New vehicle rules will reduce cost for rural sector

  • Michael Woodhouse

New rules for agricultural vehicles will reduce compliance costs while maintaining safety standards, says Associate Transport Minister Michael Woodhouse.

Mr Woodhouse has signed changes to Land Transport (Driver Licensing) Rule 1999 and seven other Land Transport Rules that will offer agricultural vehicle owners improved compliance and greater operational flexibility from 1 June 2013.

“This Government recognises that the primary sector remains the powerhouse of New Zealand’s economy and we want to remove unnecessary costs and red tape,” says Mr Woodhouse.

The Ministry of Transport estimates that changes will result in a net benefit of $51 million over 25 years.

A two-tier system for agricultural vehicles will be established based on a 40km/h operating speed. Vehicles operating below this speed will be exempt from warrant of fitness and work time requirements.

“Safety remains a high priority and changes require that agricultural vehicles registered from when the law takes effect to use a flashing amber beacon when used on-road to alert other road users to the presence of agricultural vehicles.

“A new licence endorsement will also allow a greater range of agricultural vehicles to be driven by the holder of a Class 1 (car) licence once they prove they have the skills to do so,” says Mr Woodhouse.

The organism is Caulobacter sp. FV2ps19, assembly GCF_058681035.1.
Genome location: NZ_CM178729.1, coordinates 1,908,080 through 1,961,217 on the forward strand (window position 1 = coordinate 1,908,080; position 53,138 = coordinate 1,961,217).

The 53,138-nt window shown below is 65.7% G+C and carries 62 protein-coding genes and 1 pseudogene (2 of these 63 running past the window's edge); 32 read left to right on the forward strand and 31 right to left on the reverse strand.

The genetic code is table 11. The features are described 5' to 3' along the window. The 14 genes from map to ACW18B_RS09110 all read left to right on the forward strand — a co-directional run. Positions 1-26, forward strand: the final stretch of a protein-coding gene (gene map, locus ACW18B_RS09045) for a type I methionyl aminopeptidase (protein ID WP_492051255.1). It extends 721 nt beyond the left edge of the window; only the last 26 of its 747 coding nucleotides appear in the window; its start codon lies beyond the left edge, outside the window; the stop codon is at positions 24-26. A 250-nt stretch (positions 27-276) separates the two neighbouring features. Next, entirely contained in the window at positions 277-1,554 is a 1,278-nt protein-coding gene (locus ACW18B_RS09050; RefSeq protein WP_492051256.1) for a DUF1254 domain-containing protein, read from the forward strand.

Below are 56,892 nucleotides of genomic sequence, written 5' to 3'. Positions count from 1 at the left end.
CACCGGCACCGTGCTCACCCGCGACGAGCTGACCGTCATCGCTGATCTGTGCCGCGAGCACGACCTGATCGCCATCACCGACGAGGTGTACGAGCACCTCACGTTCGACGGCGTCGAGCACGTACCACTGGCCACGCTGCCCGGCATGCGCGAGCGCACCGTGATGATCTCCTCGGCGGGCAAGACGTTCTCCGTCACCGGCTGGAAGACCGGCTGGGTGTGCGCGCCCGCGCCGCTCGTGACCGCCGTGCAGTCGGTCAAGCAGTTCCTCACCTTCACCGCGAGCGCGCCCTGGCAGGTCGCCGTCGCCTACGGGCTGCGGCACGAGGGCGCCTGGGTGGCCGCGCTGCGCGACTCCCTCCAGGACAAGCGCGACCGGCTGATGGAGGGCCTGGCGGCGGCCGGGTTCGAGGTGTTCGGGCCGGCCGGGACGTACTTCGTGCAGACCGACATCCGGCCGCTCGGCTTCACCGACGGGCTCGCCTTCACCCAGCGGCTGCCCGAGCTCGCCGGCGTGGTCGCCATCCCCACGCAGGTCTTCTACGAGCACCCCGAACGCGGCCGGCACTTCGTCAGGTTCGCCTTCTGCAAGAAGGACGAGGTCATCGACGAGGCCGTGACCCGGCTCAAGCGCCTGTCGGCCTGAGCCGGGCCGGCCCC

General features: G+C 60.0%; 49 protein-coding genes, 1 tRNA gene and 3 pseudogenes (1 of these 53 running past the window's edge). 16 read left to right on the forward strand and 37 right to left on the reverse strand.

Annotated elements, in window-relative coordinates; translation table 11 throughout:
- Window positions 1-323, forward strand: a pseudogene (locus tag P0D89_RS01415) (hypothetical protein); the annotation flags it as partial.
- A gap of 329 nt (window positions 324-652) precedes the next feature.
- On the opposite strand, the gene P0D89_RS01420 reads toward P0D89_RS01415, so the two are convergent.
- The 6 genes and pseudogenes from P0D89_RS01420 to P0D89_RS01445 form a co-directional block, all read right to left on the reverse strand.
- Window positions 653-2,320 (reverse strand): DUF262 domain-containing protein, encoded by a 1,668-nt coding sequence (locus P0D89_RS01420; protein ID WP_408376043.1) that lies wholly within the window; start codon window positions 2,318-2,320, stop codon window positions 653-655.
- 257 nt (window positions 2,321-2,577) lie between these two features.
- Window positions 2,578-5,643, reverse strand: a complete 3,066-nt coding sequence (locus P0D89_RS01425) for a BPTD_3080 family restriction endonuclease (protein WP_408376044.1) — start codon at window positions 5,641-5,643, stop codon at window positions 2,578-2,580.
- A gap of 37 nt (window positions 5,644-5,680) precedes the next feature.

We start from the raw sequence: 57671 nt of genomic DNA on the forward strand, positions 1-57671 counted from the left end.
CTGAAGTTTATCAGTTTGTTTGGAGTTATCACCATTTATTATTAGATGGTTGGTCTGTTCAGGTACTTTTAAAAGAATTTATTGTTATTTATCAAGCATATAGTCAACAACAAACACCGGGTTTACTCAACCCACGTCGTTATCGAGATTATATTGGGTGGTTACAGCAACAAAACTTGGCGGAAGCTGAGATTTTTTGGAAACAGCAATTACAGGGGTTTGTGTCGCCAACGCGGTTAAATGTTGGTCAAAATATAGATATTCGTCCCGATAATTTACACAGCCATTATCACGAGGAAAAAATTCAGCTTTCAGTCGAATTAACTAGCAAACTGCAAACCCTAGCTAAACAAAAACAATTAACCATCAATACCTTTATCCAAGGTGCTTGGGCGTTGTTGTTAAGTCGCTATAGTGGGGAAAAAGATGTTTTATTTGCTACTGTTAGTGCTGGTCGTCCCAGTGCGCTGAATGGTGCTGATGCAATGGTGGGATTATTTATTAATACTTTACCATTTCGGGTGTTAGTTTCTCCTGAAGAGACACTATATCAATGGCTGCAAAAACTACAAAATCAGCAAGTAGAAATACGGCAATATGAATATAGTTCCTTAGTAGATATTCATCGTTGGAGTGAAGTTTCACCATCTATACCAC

Other changes improve and simplify the rules on pilot vehicles, work time variation schemes, hazard identification and vehicle visibility.

They follow a review into the law regulating New Zealand’s 40,000 registered agricultural vehicles in response to sector concerns that the law ignored the special nature of agricultural vehicles or the demands of agricultural production.

Mr Woodhouse says industry groups will be working with their members to raise awareness of on-road agricultural vehicle safety and visibility.

“Farmers and contractors frequently work long and irregular hours. Crops need to be harvested when they are ready and when the weather is right.

“The law on the use of agricultural vehicles needs to be fit for purpose and these changes better reflect the needs of this very important sector while reflecting the Government’s focus on better and less regulation.”

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